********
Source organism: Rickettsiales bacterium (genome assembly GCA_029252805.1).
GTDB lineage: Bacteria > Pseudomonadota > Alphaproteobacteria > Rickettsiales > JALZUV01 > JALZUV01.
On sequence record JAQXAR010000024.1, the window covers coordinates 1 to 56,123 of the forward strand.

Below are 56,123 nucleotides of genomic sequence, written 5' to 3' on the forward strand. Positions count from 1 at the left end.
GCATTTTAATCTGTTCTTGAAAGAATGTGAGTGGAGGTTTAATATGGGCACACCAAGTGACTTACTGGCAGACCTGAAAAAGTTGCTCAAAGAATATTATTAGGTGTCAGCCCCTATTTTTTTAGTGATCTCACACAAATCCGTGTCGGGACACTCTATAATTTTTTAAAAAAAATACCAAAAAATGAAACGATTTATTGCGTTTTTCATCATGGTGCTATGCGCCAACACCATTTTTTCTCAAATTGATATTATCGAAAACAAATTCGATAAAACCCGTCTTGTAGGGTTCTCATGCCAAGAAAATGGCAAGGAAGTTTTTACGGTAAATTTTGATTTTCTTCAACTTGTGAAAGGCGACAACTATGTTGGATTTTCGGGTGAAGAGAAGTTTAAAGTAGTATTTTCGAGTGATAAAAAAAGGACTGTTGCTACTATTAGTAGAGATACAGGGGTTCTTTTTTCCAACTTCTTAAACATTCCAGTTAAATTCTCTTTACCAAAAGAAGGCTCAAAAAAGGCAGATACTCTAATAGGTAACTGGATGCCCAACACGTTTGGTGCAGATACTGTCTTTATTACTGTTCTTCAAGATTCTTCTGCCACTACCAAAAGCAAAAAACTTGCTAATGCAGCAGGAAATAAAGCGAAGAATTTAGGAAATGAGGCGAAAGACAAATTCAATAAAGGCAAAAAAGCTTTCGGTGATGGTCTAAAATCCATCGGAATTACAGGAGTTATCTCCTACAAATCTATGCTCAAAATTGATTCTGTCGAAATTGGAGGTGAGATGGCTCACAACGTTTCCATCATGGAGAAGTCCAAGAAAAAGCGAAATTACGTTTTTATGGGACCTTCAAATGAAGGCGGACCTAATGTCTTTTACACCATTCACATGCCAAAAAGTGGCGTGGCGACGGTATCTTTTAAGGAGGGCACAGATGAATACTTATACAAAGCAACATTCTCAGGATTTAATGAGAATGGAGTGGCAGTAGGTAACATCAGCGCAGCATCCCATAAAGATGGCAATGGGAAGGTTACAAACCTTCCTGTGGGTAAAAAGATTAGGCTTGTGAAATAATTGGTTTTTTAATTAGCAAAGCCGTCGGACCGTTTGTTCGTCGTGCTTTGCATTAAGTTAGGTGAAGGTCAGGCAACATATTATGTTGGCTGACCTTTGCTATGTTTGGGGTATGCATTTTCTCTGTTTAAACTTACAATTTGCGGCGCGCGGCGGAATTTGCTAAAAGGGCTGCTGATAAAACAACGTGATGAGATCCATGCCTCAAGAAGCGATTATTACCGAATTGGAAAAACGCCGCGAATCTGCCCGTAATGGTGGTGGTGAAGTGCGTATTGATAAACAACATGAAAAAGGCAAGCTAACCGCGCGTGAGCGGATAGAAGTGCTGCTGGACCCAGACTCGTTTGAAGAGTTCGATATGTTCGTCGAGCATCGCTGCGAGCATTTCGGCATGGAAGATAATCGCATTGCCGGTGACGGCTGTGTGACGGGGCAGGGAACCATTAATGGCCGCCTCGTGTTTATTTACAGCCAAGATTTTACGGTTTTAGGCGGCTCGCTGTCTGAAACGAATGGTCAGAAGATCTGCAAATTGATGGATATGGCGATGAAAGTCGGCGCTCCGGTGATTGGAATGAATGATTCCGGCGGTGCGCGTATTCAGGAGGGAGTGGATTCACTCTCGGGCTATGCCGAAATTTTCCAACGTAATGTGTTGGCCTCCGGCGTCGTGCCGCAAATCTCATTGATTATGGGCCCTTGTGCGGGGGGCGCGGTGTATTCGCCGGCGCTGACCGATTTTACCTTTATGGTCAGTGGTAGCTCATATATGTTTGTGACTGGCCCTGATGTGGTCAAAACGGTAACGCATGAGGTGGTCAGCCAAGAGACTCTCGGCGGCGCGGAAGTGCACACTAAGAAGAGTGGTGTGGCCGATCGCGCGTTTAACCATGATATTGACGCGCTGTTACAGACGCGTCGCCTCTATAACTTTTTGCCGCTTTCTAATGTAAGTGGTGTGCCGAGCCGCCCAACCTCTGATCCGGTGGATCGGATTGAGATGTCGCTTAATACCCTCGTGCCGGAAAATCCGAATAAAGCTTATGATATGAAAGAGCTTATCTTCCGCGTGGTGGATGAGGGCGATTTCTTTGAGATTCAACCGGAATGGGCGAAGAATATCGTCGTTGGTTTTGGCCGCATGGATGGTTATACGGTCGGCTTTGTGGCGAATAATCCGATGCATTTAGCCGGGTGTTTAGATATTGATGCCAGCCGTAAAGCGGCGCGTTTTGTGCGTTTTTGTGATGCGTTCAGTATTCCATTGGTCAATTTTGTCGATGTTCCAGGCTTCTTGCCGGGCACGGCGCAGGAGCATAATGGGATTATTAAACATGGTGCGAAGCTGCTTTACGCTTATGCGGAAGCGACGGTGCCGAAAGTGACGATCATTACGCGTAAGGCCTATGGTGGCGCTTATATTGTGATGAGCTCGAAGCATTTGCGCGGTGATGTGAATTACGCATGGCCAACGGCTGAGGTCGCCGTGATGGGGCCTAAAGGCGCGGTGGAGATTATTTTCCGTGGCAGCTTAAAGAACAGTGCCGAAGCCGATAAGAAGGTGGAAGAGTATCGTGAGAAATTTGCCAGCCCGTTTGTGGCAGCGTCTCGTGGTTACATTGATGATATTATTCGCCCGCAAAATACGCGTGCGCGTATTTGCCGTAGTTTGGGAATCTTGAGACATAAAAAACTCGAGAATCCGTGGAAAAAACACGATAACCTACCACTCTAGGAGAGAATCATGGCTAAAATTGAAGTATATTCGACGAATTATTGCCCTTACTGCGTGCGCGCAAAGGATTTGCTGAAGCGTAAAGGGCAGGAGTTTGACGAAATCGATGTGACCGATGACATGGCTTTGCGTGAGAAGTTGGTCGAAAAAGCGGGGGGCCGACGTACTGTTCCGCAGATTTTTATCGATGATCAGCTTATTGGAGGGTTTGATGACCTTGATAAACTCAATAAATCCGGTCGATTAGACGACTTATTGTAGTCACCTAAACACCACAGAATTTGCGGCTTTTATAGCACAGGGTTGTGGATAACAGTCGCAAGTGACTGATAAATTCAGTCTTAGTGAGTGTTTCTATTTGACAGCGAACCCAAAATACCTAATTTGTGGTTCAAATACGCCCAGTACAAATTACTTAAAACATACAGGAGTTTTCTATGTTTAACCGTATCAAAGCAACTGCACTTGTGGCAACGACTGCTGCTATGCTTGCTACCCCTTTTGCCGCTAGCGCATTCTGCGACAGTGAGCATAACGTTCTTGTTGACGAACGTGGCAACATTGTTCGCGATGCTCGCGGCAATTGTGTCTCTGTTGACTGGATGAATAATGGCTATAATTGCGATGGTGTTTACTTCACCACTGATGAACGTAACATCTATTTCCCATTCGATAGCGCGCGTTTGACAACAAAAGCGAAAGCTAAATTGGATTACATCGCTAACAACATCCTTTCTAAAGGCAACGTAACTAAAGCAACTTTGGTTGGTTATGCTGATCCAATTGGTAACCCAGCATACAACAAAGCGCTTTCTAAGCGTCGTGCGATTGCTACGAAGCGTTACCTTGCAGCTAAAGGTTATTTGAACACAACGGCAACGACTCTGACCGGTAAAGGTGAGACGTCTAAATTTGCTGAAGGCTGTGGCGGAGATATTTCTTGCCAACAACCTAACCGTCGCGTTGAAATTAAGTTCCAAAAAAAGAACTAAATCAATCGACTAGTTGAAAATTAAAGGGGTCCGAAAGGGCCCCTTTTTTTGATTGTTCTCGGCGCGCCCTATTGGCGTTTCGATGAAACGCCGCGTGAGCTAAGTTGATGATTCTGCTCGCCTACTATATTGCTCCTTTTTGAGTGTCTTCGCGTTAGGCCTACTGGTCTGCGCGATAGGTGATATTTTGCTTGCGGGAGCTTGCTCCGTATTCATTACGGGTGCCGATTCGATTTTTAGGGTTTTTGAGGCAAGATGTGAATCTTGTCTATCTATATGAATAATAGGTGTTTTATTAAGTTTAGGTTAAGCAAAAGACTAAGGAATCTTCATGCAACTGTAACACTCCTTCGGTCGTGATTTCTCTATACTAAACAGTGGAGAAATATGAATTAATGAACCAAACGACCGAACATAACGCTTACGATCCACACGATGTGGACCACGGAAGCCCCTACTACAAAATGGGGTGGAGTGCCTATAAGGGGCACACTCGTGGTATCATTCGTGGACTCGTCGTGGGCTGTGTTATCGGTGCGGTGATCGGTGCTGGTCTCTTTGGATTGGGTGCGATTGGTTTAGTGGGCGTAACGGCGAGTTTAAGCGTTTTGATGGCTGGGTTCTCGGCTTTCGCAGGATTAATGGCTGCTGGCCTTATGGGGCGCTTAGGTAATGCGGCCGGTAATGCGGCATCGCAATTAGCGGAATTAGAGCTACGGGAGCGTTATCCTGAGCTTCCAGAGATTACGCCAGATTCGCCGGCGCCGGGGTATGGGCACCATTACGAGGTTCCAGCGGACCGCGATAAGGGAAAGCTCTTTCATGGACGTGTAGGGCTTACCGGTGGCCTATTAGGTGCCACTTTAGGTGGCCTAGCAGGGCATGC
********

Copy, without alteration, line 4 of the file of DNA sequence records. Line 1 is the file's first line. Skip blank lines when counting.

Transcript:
Below are 56,123 nucleotides of genomic sequence, written 5' to 3' on the forward strand. Positions count from 1 at the left end.